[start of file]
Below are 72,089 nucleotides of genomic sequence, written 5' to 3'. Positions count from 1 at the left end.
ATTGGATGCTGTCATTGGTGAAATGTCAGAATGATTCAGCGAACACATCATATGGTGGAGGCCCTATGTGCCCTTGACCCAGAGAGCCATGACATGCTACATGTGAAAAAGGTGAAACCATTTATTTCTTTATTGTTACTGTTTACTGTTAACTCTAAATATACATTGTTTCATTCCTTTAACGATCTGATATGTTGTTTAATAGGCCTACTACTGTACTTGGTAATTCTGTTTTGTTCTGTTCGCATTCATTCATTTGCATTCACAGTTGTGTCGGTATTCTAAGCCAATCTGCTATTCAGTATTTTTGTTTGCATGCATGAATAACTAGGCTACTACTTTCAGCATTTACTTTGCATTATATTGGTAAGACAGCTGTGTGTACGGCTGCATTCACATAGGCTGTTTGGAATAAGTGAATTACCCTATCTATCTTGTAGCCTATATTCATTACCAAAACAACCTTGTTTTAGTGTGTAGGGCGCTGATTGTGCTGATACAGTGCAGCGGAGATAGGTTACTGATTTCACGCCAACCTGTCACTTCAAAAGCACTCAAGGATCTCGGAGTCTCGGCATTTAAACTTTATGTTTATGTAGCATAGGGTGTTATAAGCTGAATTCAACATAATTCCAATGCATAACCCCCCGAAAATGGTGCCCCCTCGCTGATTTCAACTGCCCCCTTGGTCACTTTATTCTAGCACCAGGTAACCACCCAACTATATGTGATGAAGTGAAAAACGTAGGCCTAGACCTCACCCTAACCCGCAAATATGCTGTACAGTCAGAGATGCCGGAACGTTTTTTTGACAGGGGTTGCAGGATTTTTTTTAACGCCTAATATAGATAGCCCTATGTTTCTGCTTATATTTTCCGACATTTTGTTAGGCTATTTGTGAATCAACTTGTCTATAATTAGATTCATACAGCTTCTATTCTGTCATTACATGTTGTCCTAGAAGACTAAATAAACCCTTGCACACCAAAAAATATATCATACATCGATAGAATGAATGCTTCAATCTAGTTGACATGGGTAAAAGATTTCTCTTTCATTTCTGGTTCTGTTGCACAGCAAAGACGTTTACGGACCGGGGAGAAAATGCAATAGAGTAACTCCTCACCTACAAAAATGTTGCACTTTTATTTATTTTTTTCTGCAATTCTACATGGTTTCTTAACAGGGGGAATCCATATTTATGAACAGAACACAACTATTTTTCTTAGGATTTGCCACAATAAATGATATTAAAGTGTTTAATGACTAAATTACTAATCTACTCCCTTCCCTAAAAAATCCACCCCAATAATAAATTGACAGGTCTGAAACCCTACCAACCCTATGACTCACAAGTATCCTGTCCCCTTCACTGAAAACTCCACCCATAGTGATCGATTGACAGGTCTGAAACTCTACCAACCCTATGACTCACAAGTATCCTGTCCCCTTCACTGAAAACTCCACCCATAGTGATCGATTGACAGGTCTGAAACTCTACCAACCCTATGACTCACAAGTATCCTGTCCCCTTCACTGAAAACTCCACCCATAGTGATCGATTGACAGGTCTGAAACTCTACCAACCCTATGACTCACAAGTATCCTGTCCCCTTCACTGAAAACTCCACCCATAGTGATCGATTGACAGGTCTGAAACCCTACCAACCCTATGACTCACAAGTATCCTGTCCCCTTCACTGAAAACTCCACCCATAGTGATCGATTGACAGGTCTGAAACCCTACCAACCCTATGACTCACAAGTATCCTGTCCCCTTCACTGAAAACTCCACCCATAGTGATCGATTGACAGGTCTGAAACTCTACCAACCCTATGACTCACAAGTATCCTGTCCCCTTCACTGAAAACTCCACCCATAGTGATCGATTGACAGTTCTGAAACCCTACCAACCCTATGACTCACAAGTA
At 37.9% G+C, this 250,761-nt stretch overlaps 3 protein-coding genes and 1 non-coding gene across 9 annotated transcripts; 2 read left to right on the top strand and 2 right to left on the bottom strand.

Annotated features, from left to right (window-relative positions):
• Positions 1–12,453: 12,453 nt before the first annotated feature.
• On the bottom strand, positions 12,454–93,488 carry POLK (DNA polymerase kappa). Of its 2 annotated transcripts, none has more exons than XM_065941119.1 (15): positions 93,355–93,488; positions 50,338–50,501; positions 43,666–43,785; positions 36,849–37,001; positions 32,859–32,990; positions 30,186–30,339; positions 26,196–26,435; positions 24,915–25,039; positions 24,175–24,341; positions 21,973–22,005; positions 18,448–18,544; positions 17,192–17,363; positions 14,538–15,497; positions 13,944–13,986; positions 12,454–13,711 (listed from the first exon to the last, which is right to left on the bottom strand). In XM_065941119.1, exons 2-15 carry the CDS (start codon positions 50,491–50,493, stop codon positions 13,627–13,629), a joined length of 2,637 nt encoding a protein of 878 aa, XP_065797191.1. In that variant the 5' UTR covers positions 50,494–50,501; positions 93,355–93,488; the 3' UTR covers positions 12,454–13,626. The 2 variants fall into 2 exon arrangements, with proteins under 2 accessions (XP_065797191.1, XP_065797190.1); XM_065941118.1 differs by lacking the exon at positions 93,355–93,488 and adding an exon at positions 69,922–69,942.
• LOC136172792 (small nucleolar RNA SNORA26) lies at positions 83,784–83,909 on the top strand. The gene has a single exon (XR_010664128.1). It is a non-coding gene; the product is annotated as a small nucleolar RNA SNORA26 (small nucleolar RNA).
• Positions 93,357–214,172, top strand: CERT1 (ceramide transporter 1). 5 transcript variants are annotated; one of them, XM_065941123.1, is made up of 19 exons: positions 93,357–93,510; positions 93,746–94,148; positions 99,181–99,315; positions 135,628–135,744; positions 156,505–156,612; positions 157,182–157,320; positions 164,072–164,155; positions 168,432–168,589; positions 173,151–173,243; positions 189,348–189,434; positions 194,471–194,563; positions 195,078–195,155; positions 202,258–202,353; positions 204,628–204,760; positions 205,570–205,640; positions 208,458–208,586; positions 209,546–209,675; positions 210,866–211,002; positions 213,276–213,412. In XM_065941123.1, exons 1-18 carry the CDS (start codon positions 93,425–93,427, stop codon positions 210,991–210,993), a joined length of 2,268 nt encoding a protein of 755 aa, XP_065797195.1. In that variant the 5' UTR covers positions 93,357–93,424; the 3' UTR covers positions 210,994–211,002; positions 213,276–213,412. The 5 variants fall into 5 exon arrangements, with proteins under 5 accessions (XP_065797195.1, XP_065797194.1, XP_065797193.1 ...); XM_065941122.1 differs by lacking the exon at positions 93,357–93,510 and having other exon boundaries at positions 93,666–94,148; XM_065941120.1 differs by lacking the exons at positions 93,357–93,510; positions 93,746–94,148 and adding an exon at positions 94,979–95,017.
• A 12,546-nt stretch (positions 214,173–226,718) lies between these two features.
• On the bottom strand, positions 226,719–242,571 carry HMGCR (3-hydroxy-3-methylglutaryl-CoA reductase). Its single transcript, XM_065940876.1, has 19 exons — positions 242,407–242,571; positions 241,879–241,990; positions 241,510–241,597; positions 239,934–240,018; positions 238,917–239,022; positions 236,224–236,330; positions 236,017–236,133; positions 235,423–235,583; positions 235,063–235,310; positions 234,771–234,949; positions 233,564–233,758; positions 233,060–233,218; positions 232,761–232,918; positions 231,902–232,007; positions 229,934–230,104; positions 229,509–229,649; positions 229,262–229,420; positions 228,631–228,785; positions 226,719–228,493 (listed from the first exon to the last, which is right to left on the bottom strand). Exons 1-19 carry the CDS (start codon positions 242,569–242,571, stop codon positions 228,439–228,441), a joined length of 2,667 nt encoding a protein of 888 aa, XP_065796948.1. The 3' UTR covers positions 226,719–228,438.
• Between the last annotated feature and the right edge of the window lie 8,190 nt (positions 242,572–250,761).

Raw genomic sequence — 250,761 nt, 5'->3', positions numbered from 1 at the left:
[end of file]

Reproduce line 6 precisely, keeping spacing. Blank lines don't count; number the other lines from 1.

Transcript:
• On the bottom strand, positions 12,454–93,488 carry POLK (DNA polymerase kappa). Of its 2 annotated transcripts, none has more exons than XM_065941119.1 (15): positions 93,355–93,488; positions 50,338–50,501; positions 43,666–43,785; positions 36,849–37,001; positions 32,859–32,990; positions 30,186–30,339; positions 26,196–26,435; positions 24,915–25,039; positions 24,175–24,341; positions 21,973–22,005; positions 18,448–18,544; positions 17,192–17,363; positions 14,538–15,497; positions 13,944–13,986; positions 12,454–13,711 (listed from the first exon to the last, which is right to left on the bottom strand). In XM_065941119.1, exons 2-15 carry the CDS (start codon positions 50,491–50,493, stop codon positions 13,627–13,629), a joined length of 2,637 nt encoding a protein of 878 aa, XP_065797191.1. In that variant the 5' UTR covers positions 50,494–50,501; positions 93,355–93,488; the 3' UTR covers positions 12,454–13,626. The 2 variants fall into 2 exon arrangements, with proteins under 2 accessions (XP_065797191.1, XP_065797190.1); XM_065941118.1 differs by lacking the exon at positions 93,355–93,488 and adding an exon at positions 69,922–69,942.